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GCN : August 2014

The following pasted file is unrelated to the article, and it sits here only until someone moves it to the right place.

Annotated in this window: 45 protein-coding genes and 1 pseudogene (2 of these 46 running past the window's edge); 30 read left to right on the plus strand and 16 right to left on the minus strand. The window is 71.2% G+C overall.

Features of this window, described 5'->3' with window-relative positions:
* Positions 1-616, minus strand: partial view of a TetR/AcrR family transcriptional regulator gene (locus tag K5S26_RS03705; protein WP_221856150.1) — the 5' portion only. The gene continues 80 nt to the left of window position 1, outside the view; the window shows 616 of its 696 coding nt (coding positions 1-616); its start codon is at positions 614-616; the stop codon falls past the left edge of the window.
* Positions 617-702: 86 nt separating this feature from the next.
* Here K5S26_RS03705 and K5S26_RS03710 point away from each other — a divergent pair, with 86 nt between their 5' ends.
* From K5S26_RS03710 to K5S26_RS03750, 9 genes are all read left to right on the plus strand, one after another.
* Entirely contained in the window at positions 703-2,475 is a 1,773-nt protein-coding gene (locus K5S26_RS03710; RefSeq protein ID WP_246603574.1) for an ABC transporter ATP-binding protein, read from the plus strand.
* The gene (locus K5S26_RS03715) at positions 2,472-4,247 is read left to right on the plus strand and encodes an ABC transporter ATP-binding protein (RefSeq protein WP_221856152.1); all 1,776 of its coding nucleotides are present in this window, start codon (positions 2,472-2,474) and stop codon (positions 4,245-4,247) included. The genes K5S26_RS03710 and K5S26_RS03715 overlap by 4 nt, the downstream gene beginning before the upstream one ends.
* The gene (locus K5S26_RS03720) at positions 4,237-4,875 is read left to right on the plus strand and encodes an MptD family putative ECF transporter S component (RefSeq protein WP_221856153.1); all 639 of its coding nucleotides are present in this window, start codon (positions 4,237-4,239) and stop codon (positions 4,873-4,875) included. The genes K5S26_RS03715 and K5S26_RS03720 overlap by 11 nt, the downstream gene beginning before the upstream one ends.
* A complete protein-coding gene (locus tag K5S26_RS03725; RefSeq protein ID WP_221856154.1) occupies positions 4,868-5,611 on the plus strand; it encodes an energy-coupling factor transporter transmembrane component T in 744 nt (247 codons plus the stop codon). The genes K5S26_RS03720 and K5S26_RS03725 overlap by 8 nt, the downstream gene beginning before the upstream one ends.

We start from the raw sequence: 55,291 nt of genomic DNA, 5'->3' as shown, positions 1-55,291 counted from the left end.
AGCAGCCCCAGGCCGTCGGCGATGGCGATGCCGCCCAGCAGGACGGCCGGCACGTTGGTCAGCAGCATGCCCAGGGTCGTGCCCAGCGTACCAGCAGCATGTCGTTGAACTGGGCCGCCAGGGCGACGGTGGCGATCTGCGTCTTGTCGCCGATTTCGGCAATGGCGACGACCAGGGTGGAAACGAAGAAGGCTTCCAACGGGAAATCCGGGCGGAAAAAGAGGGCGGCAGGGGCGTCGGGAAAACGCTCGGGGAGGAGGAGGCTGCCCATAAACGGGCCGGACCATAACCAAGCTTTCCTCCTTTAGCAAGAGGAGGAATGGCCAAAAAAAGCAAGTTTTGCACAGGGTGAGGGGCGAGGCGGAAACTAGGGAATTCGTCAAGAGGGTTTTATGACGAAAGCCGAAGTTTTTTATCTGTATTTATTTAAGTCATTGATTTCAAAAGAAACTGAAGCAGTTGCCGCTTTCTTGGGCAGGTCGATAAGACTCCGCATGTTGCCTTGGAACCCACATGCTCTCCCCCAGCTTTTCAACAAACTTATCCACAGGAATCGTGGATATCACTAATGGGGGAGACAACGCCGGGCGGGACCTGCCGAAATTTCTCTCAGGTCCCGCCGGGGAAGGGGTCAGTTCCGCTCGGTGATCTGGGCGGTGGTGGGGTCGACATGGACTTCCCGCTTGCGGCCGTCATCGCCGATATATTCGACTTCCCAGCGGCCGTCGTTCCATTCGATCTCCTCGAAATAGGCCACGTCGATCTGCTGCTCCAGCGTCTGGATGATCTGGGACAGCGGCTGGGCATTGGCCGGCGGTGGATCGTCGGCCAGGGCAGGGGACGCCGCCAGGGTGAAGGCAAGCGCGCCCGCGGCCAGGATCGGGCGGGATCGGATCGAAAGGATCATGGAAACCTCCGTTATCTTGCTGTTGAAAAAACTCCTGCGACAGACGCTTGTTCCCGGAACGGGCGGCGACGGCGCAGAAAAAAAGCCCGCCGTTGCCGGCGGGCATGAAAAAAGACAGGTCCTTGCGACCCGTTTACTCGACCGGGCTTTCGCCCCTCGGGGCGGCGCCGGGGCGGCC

GCN AUGUST 2014 • GCN.COM 11 Information security specialists at Geor- gia Tech Research Institute (GTRI) have developed BlackForest, an open source intelligence gathering system that aims to give cybersecurity teams advance warn- ing of pending attacks. The system collects information from the public Internet, including social me- dia, hacker forums and other sites where malware authors and others gather, GTRI said in an announcement. Connecting the information and relat- ing it to past activities can let organiza- tions know they are being targeted, help them understand the nature of the threat and allow them to prepare for speci c types of attacks. Once attacks have taken place, Black- Forest can help organizations identify the source and mechanism so they can beef up their security. BlackForest can, for example, help an- ticipate distributed denial-of-service at- tacks, which typically involve thousands of people who use the same computer tool to ood corporate websites. Black- Forest scours the Internet and taps into social media to nd evidence of the at- tackers' coordination. Similar malware innovations can be identi ed because authors often post new code to advertise its availability and seek feedback. Analyzing that code can provide advance warning of malware that may need to be addressed in the future. Individual organizations could gather the kinds of information monitored by BlackForest, but few have the resources to connect the information, the research organization said. GTRI customizes the system to gather information speci c to users and their industry segment. "The average organization doesn't have the means to crawl all of this data and put together the complex algorithms needed to identify the useful informa- tion," said Christopher Smoak, a research scientist in GTRI's emerging threats and countermeasures division. "Because we have the environment and the connectiv- ity, we have what we need to obtain this information." GTRI has developed other cyber- security systems: Apiary is a malware intelligence system that helps corporate and government security of cials share information about the attacks they are ghting. Phalanx helps ght the spear phishing attacks that are carried out by tricking email recipients to open malware-infected attachments or follow malicious web links. • Georgia Tech develops early warning system for attacks Researchers at the Defense Advanced Research Projects Agency recently demonstrated a "system on a chip" (SoC), an all-silicon, microchip-sized wireless transmitter that military experts say will ultimately provide connectivity faster to more troops and at lower cost. "What normally would require mul- tiple circuit boards, separate metal shielded assemblies and numerous I/O cables, we can now miniaturize onto one silicon chip about half the size of an adult's thumbnail," said DARPA program manager Dev Palmer. Researchers at DARPA's Ef cient Linearized All-Silicon Transmitter ICs program were able to demonstrate performance of the chip at 94 GHz, the rst time an all-silicon chip has achieved such a high frequency, ac- cording to DARPA. Many existing compact, high-data- rate millimeter-wave wireless systems use integrated circuits (ICs) made with gallium arsenide or gallium nitride, which provide high power and ef ciency but are costly to pro- duce and dif cult to integrate with electron- ics that provide most other radio functions, according to DARPA. In contrast, silicon ICs are less expen- sive to make at high volume but until now have not shown the power and ef ciency at the millimeter-wave frequencies used in military applications, including radar and guidance systems. The DARPA breakthrough will lead to "new design architectures for future military RF systems," Palmer said. The all-silicon SoC transmitter uses a digital power ampli er that dynami- cally adapts its performance to chang- ing signal requirements, a key goal of transmitters designed to quickly deliver large amounts of data on the emerging, net-dependent battle- eld. "This SoC can support a range of modulation formats, so it's possible to com- municate to multiple systems using differ- ent waveforms from a single silicon chip," Palmer said. "Its ef cient silicon construction will sig- ni cantly reduce SWAP [size, weight, and power] requirements for millimeter-wave applications, includ- ing compact satellite communications ground terminals for frontline troops. • DARPA 'system on a chip' to broaden connectivity of troops DARPA.MIL SoC technology consolidates the functionality of cables and shielded assemblies on one thumbnail-sized chip.